Limiting global warming to below 2°C or even 1.5°C requires a fundamental transformation of global socio-economic systems. This need for transformation has been taken up by international climate policy. This article synthesizes criteria of transformational change from transition research and climate finance agencies. On this basis, the article conducts a multicriteria evaluation of the transformative potential of the European Union Emissions Trading Scheme (EU ETS), currently the world’s largest market-based climate policy. From this case it can be inferred that emissions trading can “destabilize” incumbent high-emission practices, but its effectiveness in fostering innovation is limited. Furthermore, the analysis shows that details in the arrangements of the scheme such as allocation rules can have a strong detrimental impact on its outcome. If a global carbon market with a uniform price were introduced, this could lead to developing countries “buying in” with large amounts of freely allocated allowances. This, however, has been shown to thwart transformational effects and instead contribute to further carbon lock-in.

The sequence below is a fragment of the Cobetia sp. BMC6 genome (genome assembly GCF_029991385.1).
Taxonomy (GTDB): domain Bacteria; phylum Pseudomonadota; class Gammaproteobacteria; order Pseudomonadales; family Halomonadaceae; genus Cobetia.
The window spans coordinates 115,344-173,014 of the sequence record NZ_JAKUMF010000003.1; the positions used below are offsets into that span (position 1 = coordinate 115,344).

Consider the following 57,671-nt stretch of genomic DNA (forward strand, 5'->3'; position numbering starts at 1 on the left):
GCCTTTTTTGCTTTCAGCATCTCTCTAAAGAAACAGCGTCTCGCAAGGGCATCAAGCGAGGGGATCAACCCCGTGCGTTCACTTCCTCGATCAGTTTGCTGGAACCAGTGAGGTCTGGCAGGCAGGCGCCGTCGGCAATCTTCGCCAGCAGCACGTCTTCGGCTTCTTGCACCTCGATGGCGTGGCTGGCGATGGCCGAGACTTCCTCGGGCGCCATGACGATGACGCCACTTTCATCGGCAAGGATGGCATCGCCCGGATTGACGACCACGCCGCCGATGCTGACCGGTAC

- Carbon pricing
- Emissions trading
- Marketbased mechanisms
- Mitigation measures
- Sustainability transformation